Grace Slick’s Bio

Full Name: Grace Slick (Born Grace Barnett Wing)

Nickname: The Chrome Nun

Birth date: October 30, 1939

Zodiac Sign: Scorpio

Height: 5′ 7 inches

Relationship Status: Divorced

Early Life

Grace Slick was born Grace Barnett Wing on October 30, 1939, in Highland Park, Chicago, to father, Ivan Wilford Wing and mother Virginia Wing née Barnett. Slick’s father worked in investment banking and was transferred often during her youth.

During Grace’s early years, her family lived in the metropolitan part of Chicago and Los Angeles and, in the early 50s, settled in Palo Alto, California.

Grace went to Palo Alto Senior High School until she moved to a private girls’ school, “Castilleja,” in Palo Alto. After graduating, Grace went to New York to study at Finch College and then attended the University of Miami in Coral Gables until 1959.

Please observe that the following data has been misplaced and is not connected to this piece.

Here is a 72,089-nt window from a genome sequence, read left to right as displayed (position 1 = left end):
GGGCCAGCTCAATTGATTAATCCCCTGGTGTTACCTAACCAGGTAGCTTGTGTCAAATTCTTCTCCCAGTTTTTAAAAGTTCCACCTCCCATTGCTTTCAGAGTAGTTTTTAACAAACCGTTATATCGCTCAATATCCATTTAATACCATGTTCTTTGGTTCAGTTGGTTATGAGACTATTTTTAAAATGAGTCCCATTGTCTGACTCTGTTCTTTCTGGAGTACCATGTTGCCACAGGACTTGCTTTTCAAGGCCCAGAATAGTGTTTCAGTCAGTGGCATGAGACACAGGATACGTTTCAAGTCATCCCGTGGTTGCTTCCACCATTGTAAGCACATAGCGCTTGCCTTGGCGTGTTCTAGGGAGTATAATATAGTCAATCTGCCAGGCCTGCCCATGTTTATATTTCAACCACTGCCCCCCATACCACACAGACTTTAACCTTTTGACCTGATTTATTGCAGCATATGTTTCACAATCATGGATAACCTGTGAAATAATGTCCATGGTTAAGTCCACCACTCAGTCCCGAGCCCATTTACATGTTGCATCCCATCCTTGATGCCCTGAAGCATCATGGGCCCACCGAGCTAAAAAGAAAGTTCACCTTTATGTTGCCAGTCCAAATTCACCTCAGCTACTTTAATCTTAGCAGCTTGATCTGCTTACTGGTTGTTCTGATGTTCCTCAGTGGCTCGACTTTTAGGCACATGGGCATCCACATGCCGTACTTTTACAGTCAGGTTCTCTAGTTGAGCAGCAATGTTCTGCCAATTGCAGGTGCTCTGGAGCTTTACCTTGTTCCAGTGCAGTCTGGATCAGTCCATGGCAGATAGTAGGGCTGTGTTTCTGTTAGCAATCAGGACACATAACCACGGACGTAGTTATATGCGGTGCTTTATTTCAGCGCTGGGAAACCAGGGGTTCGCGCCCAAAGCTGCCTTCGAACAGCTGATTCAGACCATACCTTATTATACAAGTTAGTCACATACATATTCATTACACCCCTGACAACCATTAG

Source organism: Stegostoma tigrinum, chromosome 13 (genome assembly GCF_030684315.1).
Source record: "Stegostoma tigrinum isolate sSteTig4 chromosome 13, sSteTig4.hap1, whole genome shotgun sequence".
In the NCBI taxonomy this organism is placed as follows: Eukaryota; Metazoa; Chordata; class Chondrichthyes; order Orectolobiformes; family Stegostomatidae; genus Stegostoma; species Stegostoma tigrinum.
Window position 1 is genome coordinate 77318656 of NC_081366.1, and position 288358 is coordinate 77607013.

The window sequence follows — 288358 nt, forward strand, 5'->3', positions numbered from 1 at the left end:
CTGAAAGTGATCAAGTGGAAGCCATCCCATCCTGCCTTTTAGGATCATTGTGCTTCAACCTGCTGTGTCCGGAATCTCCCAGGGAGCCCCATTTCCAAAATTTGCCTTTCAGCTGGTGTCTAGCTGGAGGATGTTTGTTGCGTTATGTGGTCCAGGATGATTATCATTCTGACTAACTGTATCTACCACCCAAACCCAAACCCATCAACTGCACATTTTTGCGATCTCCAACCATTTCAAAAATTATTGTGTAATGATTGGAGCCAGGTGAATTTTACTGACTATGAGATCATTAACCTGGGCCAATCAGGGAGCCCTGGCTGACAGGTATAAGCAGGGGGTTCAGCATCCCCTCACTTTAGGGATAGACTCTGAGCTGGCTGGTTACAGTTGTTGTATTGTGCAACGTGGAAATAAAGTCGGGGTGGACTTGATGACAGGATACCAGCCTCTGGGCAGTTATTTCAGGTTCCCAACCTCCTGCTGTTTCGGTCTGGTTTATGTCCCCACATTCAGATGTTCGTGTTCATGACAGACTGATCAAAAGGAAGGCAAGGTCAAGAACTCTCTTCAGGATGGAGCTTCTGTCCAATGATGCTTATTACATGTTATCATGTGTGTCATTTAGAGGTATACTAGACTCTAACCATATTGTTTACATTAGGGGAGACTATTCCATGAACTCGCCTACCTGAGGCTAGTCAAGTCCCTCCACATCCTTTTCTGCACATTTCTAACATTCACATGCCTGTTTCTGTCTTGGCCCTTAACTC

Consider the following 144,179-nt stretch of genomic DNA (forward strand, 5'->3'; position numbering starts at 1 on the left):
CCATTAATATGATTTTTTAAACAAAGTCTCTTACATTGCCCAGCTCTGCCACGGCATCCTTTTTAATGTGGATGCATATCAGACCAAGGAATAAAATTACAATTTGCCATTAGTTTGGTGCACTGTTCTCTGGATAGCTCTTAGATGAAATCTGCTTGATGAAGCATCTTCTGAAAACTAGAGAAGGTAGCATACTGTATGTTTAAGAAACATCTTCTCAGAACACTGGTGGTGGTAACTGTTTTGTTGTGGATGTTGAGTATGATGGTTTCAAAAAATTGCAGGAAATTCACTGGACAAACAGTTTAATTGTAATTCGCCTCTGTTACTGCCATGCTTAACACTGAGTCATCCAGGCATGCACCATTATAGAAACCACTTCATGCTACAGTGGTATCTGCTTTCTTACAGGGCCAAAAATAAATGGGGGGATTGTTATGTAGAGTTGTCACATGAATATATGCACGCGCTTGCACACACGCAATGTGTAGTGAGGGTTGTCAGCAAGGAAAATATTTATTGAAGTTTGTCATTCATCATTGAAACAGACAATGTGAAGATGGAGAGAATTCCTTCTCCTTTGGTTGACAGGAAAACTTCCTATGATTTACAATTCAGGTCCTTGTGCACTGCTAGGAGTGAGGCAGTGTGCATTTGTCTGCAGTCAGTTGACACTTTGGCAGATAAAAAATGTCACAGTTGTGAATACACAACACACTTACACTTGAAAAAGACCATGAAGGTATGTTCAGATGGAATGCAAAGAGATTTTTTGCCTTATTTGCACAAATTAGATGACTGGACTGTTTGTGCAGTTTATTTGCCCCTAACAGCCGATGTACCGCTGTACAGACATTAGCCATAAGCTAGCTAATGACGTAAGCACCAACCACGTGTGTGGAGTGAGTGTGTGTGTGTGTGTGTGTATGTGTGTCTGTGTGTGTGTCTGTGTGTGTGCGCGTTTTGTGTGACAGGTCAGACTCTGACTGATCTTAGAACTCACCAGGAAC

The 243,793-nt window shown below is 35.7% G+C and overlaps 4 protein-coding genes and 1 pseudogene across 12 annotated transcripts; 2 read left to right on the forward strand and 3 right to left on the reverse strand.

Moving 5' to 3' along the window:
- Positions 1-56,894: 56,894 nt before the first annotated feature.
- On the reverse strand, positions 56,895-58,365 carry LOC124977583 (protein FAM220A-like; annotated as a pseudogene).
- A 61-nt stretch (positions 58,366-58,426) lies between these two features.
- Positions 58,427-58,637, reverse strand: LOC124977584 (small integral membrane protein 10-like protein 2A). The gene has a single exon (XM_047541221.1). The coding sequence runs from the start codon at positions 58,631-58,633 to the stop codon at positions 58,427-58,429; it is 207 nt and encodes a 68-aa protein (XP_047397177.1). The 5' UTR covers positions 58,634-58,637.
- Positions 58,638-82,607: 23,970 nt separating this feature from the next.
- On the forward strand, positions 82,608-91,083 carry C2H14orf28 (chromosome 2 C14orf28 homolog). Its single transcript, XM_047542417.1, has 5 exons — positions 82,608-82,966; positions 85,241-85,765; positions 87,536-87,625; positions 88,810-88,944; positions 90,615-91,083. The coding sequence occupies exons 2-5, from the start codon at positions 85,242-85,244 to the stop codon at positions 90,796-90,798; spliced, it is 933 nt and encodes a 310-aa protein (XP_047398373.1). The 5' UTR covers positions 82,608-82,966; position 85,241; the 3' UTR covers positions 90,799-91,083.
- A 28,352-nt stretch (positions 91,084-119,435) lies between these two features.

Grace caught the eye of cinematographer and drummer Gerald Slick, also known as “Jerry,” and tied the knot in Grace Chapel on August 26, 1961. Grace and her husband Jerry left San Francisco, where she did some modeling in a department store while composing music.

Grace’s compositions were included in a short film Gerald Slick produced, and after 10 years, in 1971, she divorced Gerald.

Professional Career

After reading an article about the new rock band Jefferson Airplane in the San Francisco Chronicle. Grace, her husband Jerry, David Miner, and her brother-in-law Darby Slick went to The Matrix to attend one of Jefferson Airplane’s concerts.

Inspired by the band’s performance, the four decided to form The Great Society, which had its first show on October 15, 1965, at the Coffee Gallery.